Explore The east
The principal east-coast settlement south of Trincomalee, BATTICALOA (often shortened to “Batti”) is one of Sri Lanka’s most appealing but least-known larger towns, mainly thanks to its long years of isolation and turbulence during the civil war. Throughout the conflict, the town and surrounding area was a major flashpoint between LTTE and Sri Lankan Army forces, with the army controlling the town and the LTTE running their own parallel administration – complete with courts, police force and tax collectors – from the village of Kokkadicholai, a short drive south. As Indian journalist Nirupama Subramanian put it in Sri Lanka: Voices from a War Zone: “Technically, Batticaloa town came under the government … That was by day. By night, the town took orders from the Tigers.”
The LTTE are now gone, although intriguing reminders of Batti’s long colonial history can still be seen, while the mercantile hustle and bustle of the main commercial areas suggests a town now increasingly on the mend. The town’s setting is also magical, perched on a narrow sliver of land backed by the serpentine Batticaloa Lagoon and surrounded by water on three sides, with the constantly shifting views of land, lagoon and ocean lending Batticaloa an interesting – if disorienting – character.
Historically, Batticaloa is best known as the site of the first landing (in 1602) by the Dutch in Sri Lanka, and as the place where they established their first lasting foothold on the island by seizing the local fort from the resident Portuguese in 1638 (colonial influence lives on in the town’s name, which appears to be a Portuguese corruption of the Sinhalese Mudda Kalapuwa, meaning “muddy lagoon”). Many Muslims also settled in the area under the protection of the kings of Kandy during the same period to escape Portuguese persecution elsewhere, mixing with the region’s largely Tamil population.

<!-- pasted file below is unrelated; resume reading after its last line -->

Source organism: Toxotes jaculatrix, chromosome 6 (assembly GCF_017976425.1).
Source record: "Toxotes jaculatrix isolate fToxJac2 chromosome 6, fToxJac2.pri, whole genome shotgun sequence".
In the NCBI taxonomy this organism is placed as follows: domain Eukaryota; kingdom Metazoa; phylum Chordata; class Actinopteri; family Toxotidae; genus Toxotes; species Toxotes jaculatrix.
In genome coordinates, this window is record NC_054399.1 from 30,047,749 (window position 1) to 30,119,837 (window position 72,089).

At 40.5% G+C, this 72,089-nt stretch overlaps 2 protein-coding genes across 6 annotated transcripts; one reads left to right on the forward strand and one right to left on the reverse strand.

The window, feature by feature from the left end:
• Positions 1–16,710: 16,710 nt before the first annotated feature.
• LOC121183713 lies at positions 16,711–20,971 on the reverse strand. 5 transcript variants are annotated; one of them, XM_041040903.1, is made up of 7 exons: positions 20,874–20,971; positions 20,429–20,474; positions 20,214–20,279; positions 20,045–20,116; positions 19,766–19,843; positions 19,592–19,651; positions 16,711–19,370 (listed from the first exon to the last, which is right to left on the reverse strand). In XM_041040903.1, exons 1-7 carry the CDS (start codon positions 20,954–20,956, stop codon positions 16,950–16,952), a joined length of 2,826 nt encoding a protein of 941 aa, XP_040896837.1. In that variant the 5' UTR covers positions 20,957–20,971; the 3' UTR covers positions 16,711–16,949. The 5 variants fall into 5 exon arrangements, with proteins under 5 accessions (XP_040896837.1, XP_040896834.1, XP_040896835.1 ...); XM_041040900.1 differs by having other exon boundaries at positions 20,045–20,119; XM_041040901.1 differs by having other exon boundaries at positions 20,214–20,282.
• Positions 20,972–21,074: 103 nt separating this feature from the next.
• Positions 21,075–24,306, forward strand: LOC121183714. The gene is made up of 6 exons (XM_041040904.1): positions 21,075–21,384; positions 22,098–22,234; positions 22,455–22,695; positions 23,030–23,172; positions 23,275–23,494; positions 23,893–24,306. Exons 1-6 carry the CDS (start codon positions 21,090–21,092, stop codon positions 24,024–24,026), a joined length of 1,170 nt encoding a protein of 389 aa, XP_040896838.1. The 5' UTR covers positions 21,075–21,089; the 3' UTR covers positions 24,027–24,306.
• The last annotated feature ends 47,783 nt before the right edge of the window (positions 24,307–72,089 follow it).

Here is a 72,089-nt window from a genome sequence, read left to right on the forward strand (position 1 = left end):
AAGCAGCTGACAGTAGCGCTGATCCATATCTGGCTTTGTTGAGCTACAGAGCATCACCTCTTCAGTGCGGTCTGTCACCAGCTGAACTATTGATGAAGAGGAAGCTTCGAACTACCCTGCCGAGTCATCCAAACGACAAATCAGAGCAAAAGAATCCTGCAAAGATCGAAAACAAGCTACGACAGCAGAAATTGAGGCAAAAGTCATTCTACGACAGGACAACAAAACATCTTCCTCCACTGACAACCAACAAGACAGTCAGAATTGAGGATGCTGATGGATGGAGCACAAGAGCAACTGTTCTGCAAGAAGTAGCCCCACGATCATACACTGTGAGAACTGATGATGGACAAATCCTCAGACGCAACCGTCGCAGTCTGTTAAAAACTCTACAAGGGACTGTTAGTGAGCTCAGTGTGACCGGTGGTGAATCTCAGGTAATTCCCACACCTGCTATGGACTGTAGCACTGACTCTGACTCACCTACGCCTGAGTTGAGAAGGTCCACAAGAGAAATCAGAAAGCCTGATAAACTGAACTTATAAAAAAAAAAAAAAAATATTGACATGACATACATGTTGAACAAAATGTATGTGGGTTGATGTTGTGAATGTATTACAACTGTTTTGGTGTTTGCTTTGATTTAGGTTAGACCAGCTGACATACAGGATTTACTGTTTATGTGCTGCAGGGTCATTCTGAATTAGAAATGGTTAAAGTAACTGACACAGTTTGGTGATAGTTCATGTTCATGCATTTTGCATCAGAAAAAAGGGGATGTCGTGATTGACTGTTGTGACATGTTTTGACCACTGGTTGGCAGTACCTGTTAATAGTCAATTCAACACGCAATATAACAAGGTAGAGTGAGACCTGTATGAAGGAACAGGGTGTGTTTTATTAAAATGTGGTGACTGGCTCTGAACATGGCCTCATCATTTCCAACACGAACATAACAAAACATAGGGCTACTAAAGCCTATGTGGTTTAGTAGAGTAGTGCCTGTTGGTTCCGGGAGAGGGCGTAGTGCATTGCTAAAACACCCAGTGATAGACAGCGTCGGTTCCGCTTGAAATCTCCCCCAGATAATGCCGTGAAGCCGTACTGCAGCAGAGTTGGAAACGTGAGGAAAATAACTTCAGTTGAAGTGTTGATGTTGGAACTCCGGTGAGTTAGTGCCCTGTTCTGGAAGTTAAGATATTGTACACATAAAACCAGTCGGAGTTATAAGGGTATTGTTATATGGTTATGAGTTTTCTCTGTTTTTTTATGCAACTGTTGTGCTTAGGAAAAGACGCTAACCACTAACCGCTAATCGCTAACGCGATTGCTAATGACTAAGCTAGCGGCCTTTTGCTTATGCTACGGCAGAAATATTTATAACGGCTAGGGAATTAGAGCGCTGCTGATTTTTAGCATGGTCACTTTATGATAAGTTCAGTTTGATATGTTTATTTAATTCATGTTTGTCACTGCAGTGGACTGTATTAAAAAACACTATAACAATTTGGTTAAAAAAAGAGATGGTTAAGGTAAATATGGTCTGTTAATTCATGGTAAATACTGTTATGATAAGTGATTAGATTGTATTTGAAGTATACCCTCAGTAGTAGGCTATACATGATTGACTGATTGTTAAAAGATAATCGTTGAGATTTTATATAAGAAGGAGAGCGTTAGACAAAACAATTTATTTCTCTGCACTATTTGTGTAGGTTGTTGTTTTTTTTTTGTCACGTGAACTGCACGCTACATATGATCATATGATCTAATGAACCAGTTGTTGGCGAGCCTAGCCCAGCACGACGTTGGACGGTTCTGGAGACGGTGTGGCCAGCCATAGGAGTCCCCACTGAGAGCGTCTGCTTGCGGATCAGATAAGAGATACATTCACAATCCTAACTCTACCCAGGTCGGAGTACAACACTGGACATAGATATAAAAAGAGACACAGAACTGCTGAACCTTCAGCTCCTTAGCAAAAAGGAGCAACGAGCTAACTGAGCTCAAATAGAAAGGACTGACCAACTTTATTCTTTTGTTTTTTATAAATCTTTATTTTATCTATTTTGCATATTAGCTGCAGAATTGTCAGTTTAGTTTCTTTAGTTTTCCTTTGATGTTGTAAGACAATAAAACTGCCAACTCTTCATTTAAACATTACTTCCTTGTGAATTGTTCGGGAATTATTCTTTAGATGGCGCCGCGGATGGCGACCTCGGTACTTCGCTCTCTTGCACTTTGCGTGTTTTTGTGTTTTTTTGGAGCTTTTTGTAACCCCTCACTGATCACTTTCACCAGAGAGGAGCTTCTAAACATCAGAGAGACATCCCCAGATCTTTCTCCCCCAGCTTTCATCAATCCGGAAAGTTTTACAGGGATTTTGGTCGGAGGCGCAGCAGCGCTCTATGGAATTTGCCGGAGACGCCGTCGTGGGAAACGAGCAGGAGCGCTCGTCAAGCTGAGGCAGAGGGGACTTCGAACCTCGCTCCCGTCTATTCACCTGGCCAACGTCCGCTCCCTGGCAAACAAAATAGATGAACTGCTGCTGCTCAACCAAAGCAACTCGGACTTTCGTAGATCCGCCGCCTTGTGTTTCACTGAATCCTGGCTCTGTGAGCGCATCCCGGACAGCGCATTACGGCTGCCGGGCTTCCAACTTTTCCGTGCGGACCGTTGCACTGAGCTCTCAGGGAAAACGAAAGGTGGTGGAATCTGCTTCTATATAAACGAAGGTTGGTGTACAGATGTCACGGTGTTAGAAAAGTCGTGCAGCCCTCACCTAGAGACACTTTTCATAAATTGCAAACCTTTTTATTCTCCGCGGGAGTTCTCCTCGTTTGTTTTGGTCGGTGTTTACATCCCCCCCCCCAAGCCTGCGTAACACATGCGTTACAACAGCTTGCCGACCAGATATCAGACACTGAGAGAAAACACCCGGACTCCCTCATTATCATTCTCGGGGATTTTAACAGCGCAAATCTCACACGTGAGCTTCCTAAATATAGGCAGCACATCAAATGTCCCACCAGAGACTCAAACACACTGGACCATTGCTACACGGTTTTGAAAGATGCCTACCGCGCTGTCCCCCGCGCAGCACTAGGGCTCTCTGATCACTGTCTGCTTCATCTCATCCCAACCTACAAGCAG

Batticaloa and the surrounding area was a major LTTE stronghold throughout the civil war, and perhaps one of the most dangerous places in the island, for civilians at least, over a thousand of whom were killed in or around Batti in the late 1980s and early 1990s. Two of the war’s most gruesome events occurred close to the city. The first, in August 1990, when almost 150 Muslims were massacred by the LTTE in a mosque at Kattankudi (just south of town); the second, just a month later, when more than 180 Tamil civilians (including 47 children under the age of 10) were slaughtered by the Sri Lankan Army in three nearby villages. Towards the end of the war, the region was also wracked by clashes between rival factions of the LTTE, as Colonel Karuna launched his breakaway movement. Widespread disappearances of civilians by the Sri Lankan security services continued to be reported even after the end of fighting in the east in 2007.
The singing fish of Batticaloa
The singing fish of Batticaloa
Batti is famous in Sri Lankan folklore for its singing fish. According to tradition, between April and September a strange noise – described variously as resembling a plucked guitar or violin string, or the sound produced by rubbing a wet finger around the rim of a glass – can be heard issuing from the depths of the lagoon. The “singing” is allegedly strongest on full moon nights, though no one knows exactly what causes it. The most popular explanation is that it’s produced by some form of marine life – anything from catfish to mussels – while another theory states that it’s made by water flowing between boulders on the lagoon floor. The best way to listen to the singing is apparently to dip one end of an oar in the water and hold the other end to your ear. Kallady Bridge is traditionally held to be a good place to tune in.